Since I was very young I have been fascinated with dragonflies. I can remember being about 11 or 12 and while talking with a friend, a dragonfly landed on my shoulder — needless to say, I got a big enough fright that I left my sneakers behind when I turned and ran!
Another time my family and I were making a trip to the North West River to see my grandparents. It just so happened that the the cable-car that everyone usually used to cross the river had broken down earlier that morning, so we had to cross the river by boat. While we were on the wharf waiting for someone to come and take us across, I was passing time by tossing rocks into the air and batting them as they fell. At one point one of the rocks that I hit made contact with a dragonfly — and sheared off one side of its wings. Although it was fluke and an accident, I still felt badly for having killed the fly.
The one thing that I will always remember being told about dragonflies was not long after the time I killed that one by accident. My family, plus a number of cousins and our grandparents, were camping in Mulligan, Labrador, and one day there were so many dragonflies that I didn’t want to go outside (at this time we used to call dragonflies “horseflies” or “horse-stingers”). When I told this to my Dad and grandfather, they smiled and said, “They’re not horseflies, they’re dragonflies… and they are our friends… when you see them around, you will always notice there are less mosquitoes and black-flies about.”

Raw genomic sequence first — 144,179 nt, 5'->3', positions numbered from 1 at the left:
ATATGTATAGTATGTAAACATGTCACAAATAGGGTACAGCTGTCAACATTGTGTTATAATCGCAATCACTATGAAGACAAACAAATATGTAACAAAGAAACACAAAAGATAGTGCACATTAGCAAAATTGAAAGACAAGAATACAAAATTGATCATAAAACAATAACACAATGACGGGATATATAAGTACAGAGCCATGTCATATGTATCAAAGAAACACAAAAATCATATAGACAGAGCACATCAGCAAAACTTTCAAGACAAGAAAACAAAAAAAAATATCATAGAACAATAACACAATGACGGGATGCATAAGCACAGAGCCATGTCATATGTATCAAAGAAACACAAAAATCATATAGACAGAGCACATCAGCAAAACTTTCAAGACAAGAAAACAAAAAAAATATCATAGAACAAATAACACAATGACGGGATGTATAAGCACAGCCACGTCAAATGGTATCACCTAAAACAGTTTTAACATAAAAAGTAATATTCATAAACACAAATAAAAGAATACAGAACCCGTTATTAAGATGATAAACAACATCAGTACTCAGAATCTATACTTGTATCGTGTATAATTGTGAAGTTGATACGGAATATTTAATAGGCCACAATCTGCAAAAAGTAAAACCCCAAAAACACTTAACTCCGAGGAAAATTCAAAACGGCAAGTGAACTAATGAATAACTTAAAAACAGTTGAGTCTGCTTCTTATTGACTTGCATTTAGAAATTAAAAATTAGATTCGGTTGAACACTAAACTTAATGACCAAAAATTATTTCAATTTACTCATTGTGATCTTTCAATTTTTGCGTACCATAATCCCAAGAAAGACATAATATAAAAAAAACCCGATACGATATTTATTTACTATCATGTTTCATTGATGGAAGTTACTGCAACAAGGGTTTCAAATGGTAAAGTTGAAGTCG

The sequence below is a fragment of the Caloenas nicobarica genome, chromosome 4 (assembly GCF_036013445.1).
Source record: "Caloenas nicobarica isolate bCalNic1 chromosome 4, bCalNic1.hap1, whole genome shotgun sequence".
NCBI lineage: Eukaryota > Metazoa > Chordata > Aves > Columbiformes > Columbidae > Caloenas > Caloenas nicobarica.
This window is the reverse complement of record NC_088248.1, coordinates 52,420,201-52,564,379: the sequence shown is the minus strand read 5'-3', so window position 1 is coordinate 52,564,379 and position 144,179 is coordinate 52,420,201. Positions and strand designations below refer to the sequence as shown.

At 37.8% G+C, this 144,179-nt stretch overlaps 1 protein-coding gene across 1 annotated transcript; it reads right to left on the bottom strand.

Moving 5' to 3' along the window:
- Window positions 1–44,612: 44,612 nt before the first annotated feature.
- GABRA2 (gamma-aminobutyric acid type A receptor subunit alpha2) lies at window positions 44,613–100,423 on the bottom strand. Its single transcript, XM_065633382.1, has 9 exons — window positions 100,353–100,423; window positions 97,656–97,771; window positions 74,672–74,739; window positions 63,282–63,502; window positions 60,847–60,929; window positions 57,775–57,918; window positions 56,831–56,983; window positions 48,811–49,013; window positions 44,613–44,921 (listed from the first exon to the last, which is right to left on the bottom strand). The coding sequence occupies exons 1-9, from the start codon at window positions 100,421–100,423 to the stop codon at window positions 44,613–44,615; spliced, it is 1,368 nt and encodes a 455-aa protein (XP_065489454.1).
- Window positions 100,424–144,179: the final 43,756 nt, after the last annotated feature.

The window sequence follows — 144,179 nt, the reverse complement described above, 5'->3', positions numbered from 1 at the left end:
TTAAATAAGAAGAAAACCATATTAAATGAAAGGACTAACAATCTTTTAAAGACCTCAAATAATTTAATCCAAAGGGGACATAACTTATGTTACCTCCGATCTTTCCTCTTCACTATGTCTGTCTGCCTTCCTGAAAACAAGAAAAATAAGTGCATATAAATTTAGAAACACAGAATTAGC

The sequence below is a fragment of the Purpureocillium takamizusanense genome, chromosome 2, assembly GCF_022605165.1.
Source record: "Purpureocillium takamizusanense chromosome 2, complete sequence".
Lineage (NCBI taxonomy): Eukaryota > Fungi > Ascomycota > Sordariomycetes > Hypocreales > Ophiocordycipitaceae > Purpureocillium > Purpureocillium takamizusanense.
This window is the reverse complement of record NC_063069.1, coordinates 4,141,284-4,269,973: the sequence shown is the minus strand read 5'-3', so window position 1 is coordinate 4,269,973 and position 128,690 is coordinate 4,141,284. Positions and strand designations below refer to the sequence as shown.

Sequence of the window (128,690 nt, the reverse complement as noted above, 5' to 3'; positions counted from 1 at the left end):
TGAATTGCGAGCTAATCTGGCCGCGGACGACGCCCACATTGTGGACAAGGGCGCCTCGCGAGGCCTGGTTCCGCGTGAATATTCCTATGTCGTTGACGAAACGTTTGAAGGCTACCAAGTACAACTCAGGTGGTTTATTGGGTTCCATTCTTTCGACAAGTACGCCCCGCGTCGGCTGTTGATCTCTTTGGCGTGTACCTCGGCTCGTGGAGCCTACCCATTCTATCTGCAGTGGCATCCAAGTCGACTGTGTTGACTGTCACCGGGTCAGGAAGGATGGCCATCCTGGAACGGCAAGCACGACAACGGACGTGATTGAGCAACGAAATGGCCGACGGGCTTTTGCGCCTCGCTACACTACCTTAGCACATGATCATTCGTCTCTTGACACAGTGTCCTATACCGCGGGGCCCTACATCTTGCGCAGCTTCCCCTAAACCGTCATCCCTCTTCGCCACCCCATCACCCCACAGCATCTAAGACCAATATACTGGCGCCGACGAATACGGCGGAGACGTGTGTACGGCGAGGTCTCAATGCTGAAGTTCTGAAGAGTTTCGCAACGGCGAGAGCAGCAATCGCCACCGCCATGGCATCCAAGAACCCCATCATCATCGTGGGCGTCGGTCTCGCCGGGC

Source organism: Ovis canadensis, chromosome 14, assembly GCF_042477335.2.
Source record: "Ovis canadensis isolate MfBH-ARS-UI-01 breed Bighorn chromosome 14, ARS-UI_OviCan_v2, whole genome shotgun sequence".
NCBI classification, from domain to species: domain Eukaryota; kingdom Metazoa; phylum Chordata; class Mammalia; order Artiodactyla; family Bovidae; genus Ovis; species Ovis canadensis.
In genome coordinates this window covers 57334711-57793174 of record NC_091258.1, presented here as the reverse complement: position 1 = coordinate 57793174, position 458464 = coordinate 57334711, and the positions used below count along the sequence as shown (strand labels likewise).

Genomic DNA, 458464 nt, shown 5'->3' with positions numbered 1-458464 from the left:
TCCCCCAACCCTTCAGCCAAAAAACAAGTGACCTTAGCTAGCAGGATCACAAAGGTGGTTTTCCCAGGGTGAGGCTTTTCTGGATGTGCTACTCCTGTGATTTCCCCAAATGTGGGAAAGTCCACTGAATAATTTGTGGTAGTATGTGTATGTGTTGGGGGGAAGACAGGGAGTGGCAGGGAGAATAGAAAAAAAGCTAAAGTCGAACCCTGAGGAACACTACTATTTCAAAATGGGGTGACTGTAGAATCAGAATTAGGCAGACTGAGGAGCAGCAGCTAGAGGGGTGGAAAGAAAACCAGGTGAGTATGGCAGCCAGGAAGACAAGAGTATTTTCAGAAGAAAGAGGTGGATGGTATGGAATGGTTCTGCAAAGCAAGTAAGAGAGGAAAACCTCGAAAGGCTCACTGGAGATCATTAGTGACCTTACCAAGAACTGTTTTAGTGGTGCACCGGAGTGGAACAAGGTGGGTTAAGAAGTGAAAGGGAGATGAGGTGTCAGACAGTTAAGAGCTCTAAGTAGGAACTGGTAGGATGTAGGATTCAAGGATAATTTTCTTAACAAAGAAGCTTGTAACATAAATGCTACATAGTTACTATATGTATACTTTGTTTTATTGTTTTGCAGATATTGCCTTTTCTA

Since then I have never been afraid of dragonflies, instead I have become quite fond of them. I have always been fascinated by how they fly — the fact that they have four wings and huge eyes and that they eat the bugs I dislike the most (mosquitoes and black-flies). So, for the last number of months, if not years, I’ve been thinking of making one, actually in this case it turns out to be two, because of the idea I am trying to get across. A simple idea really… this mosquito had happened to stop to take a break from looking for her next victim — and when she looked up, there they were… two large and very hungry dragonflies! Well, her only defense was her long slender legs — and that wasn’t going to help much — so the thought that I gave her as she pondered her fate was… “i’m f#$!ed.”
Massie’s work is a reflection of his mixed Inuit, Métis and Scottish heritage. In it, he investigates both traditional and contemporary themes. He has achieved renown for his innovative teapots that combine themes and symbols from his native Inuit culture with European traditions. Massie has been twice short-listed for the coveted Prix Saidye Bronfman and has an extensive international reputation. His work has been shown in North America and Europe, including the National Gallery of Canada. He was elected a member of Royal Canadian Academy of Arts in 2011.
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